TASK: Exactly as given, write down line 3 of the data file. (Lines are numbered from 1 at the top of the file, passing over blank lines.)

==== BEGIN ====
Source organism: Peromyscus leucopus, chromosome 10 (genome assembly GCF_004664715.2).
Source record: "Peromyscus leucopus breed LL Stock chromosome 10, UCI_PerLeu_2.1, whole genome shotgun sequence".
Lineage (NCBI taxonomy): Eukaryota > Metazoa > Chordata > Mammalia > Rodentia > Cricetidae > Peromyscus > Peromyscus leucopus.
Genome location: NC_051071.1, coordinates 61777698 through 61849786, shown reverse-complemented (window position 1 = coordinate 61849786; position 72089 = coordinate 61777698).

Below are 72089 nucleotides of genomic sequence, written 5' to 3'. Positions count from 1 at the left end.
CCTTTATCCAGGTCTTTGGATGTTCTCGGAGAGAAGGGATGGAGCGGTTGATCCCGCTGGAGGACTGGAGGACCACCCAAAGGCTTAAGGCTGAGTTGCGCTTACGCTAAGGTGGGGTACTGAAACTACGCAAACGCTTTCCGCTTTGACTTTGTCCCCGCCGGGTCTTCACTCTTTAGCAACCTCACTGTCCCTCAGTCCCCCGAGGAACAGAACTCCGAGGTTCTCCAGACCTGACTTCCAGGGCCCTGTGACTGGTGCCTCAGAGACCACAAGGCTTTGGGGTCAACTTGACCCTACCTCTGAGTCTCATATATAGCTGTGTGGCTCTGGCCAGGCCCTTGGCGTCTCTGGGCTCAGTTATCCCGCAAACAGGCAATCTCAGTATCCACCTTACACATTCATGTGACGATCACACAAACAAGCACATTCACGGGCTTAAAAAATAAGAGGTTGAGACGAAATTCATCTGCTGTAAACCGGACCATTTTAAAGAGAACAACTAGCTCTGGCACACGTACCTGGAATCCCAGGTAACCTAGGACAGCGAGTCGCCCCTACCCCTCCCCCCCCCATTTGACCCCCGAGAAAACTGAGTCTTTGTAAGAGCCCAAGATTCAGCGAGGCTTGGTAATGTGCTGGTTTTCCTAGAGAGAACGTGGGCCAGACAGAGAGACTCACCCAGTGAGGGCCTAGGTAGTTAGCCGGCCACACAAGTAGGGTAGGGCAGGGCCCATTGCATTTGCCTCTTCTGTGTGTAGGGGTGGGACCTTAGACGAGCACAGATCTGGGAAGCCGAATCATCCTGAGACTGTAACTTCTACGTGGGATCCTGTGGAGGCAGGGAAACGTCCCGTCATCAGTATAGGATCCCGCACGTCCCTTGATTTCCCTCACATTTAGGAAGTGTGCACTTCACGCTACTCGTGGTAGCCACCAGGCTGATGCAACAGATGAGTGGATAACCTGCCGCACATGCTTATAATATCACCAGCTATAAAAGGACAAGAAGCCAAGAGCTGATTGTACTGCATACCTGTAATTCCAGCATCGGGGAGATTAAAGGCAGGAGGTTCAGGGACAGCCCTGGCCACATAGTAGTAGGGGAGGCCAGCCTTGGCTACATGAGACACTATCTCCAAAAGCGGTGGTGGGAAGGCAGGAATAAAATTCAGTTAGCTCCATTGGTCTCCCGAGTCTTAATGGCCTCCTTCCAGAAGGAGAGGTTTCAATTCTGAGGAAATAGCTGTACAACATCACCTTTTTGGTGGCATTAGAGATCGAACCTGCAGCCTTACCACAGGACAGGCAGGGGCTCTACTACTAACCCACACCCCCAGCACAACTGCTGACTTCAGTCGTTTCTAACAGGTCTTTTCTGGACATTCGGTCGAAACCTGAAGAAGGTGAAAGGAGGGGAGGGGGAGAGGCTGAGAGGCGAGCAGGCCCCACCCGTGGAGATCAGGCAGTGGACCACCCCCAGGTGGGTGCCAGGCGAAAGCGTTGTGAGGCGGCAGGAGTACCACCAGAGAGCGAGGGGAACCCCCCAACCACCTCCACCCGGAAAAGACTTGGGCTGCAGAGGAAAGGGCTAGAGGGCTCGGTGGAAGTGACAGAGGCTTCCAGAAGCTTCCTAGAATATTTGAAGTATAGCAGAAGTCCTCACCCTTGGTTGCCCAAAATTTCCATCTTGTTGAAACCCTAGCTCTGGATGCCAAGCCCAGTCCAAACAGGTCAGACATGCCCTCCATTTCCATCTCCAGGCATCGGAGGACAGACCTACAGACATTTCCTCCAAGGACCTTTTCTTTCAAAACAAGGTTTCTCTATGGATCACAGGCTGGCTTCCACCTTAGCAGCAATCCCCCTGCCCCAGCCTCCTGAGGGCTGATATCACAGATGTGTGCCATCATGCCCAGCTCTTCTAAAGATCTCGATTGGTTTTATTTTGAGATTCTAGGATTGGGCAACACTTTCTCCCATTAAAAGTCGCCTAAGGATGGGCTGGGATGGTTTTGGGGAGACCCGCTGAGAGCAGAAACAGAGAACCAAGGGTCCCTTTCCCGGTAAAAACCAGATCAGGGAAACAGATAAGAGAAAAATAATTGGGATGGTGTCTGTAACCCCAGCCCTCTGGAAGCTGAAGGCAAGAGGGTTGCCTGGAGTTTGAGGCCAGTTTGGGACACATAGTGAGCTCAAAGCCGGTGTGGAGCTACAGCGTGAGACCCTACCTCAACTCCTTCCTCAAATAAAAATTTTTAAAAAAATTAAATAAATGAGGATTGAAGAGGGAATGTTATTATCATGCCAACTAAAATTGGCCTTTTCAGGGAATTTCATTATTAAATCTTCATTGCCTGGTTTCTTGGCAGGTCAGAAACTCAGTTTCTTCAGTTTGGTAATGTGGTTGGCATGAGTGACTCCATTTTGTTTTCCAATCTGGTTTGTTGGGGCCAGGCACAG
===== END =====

Lineage (NCBI taxonomy): Eukaryota > Metazoa > Chordata > Mammalia > Rodentia > Cricetidae > Peromyscus > Peromyscus leucopus.